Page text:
The Hellraiser C-1 is an outstanding choice for any actual or aspiring metalheads out there. It is based on the now-classic “Super Strat” archetype and features a double-cutaway mahogany body with a quilted maple top, a set three-piece mahogany neck with 24 jumbo frets built to a 25.5-inch scale, and gothic cross fingerboard inlays.
Electronic included are two EMG humbucking pickups (an Active 81-TW and an 89), independent volume controls with coil taps, a master tone control, and a three-way pickup switch. Hardware is rock-approved black chrome and includes a TonePros bridge and Schecter locking tuners. There is also a model available with a Floyd Rose trem that carries an FR designation, and a lefty version, as well.
The Schecter Hellraiser C-1 is outstanding at producing classic rock and metal tones and excels at robust cleans, fat crunches, and wailing high-gain madness. Its construction imparts a thickness that can’t be denied and that really adds to the sonic impact of the guitar. Probably not the best choice for country, but rockers seem to love it. The most loveable part of the C-1 is the price. With a retail tag of $1069.00, the Hellraiser C-1 puts top notch tone, fit, and finish into the hands of just about everyone. If you are looking for a new axe to rock the house with, the Hellraiser C-1 may be just the thing.
Schecter Hellraiser Avenger Guitar
By now, most rock and metal players are well aware of Schecter guitars and the huge bang for the buck they provide for anyone looking for a righteous rock axe at a winning price. Their entire product line seems to be based around this idea. One of the most radical rock sticks the company produces is the Hellraiser Avenger.
The Avenger is one of the original Diamond Series instruments and features a pointy-but-elegant silhouette that will appeal to all fans of things hard and heavy. The Avenger is built around a mahogany body with an arched quilted maple top and a mahogany neck constructed to a 25.5” scale. The neck is set into the body with Schecter’s Ultra Access neck joint, which provides easy reach to the guitars’ highest registers and sports 24 extra-jumbo frets and gothic cross inlays on its rosewood fingerboard.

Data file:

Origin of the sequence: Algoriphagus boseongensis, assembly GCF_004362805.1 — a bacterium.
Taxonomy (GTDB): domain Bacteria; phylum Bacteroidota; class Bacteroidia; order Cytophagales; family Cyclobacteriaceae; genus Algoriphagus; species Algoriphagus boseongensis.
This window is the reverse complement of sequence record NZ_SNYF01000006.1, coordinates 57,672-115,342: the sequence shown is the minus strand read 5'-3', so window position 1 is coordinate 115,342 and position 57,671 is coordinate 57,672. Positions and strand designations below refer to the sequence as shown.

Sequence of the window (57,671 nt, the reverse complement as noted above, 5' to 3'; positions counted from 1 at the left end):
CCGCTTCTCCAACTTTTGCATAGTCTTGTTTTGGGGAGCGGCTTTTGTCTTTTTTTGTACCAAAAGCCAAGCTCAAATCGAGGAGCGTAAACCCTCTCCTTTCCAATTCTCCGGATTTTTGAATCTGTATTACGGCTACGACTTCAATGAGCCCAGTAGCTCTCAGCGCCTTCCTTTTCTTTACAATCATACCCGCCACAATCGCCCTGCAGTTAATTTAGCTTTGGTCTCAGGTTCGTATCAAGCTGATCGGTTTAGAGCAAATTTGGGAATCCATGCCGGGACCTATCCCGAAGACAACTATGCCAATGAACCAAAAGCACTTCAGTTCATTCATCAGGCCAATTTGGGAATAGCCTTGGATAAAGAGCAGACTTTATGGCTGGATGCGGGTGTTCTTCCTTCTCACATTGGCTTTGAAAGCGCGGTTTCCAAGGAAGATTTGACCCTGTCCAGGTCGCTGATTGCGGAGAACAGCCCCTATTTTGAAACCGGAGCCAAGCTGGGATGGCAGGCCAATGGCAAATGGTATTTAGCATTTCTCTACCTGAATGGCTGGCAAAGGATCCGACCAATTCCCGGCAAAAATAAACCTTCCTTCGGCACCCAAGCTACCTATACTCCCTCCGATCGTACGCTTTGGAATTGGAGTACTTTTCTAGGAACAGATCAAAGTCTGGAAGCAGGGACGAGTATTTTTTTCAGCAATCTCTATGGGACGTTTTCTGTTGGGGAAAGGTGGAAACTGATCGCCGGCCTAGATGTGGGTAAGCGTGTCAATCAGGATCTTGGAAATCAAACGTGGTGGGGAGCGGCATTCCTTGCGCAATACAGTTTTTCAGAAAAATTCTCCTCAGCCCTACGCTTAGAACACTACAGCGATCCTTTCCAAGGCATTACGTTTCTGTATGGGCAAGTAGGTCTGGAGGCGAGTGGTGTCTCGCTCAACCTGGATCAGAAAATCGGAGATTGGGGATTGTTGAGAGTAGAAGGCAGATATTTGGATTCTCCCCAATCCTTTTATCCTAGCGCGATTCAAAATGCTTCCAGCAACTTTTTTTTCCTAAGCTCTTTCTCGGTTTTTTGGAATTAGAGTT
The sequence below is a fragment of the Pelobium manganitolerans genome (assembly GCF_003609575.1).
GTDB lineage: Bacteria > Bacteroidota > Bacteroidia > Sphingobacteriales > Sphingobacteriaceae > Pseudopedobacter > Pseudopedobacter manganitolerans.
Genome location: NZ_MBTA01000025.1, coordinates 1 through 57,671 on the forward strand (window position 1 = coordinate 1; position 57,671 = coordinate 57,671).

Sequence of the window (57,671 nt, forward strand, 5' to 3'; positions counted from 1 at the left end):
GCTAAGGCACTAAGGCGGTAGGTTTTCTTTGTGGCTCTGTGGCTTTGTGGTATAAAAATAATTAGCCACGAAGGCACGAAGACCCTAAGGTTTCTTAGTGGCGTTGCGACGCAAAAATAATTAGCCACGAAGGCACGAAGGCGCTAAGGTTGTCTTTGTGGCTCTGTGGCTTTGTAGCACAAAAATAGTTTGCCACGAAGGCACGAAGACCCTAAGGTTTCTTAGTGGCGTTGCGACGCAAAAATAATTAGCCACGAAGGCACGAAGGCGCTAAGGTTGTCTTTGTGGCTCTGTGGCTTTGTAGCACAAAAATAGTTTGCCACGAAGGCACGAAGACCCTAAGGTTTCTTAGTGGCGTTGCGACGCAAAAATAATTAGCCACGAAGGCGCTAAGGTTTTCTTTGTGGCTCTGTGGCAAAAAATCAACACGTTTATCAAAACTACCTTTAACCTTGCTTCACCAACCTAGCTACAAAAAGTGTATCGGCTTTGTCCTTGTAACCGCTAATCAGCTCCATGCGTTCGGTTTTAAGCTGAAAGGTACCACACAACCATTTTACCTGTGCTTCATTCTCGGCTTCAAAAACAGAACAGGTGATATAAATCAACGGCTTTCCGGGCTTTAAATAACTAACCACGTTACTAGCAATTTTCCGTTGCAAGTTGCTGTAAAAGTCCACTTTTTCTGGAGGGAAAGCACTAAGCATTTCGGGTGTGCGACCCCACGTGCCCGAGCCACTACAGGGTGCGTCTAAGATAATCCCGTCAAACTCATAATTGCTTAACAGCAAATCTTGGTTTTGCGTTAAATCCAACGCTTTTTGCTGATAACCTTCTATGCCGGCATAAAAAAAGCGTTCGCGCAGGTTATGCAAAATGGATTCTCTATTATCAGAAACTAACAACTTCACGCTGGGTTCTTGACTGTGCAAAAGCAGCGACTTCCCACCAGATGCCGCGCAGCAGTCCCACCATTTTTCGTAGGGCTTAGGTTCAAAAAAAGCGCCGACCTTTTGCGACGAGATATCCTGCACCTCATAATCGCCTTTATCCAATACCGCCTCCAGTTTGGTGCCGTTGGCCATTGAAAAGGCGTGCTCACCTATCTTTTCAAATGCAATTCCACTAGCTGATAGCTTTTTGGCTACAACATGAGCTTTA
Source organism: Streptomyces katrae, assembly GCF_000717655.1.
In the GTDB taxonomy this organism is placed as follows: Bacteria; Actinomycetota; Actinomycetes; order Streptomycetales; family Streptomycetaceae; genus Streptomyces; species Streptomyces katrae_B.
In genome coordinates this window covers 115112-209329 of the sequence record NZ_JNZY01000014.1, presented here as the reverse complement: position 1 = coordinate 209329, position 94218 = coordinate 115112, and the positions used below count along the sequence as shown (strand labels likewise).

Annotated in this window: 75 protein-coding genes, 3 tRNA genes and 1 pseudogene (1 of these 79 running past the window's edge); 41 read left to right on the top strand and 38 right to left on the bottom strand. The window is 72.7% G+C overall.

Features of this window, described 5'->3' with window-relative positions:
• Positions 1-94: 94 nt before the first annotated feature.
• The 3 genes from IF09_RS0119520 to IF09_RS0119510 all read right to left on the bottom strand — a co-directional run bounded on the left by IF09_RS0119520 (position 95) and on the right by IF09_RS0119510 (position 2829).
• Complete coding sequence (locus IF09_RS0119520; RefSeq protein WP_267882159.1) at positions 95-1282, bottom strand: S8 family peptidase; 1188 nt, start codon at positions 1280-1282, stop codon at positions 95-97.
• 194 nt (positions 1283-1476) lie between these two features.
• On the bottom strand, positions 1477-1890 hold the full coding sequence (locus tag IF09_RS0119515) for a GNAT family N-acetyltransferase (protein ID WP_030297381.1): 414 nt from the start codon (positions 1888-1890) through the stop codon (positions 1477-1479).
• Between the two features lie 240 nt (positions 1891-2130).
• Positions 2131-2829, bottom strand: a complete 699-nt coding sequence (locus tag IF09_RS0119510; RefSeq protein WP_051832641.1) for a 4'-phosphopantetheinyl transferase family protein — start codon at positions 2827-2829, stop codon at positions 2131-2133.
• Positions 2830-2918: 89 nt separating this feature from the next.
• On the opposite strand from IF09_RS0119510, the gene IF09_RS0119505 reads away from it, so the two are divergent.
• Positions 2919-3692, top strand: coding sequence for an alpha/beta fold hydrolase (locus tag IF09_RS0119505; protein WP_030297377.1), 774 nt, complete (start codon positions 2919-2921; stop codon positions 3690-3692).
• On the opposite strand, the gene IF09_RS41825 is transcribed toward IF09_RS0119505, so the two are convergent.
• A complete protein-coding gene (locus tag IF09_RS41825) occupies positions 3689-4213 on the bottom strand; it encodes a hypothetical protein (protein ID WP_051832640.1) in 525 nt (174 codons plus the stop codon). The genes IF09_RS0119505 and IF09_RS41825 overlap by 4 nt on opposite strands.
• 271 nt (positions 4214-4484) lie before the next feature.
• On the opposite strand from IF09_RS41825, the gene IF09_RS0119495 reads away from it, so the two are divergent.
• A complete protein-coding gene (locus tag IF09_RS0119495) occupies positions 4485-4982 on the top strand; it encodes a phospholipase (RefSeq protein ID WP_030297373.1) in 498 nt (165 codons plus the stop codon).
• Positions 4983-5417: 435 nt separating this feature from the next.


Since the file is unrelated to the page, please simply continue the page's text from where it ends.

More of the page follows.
Pickups are EMG active 81TW and 85 models, which give the guitar massive sustain and crunch power, as well as tons of definition and attack on each note. Schecter also throws in locking tuning gears and a TonePros bridge, which are the kind of details that are usually only found on much more costly instruments.
The Avenger is clearly aimed at modern rock players (probably won’t see too many of these on the Grand Ole Opry) but, due to its classic construction and EMG pickups, does a better than average job at straight-up rock, jazz, and blues sounds, as well.
Like all great guitars, it is more than a one trick pony and will serve anyone who opts to pick one of these up very well. Online reviews run overwhelmingly positive on this one and that kind of user feedback never lies. If you are pure metal head and want everyone around you to know it, the Hellraiser Avenger just might be your ticket to high-gain heaven.
Schecter Hellraiser V7
Musical styles and the guitars we use for them are kind of a funny thing. Sometimes, using the right axe for the right gig is the crucial difference between getting it right or looking completely out of place. Where would a country band be without a Telecaster or a straight-up jazz gig without a full-depth archtop?
When it comes to rock and metal, there are a variety of instruments to choose from that will all get the job done. Having said that, some out there will want to make a statement about their genre and their attitude toward it. For some, no mere Les Paul / Ibanez / Superstrat will do. When it comes right down to it, nothing screams “metal” like a seven-string flying V. Enter the Schecter Hellraiser V 7. The V 7 is designed for the heaviest of the heavy set, and no one will ever mistake it for a mild-mannered wedding gig guitar.
The V 7 is constructed around a mahogany body and neck that specs out at a 26.5” scale length. It is a set neck guitar with Schecter’s Ultra Access neck joint to allow easy high-register playing and 24 extra jumbo frets that make string bending a breeze. The neck also features a rosewood fingerboard and rock-approved gothic cross inlays.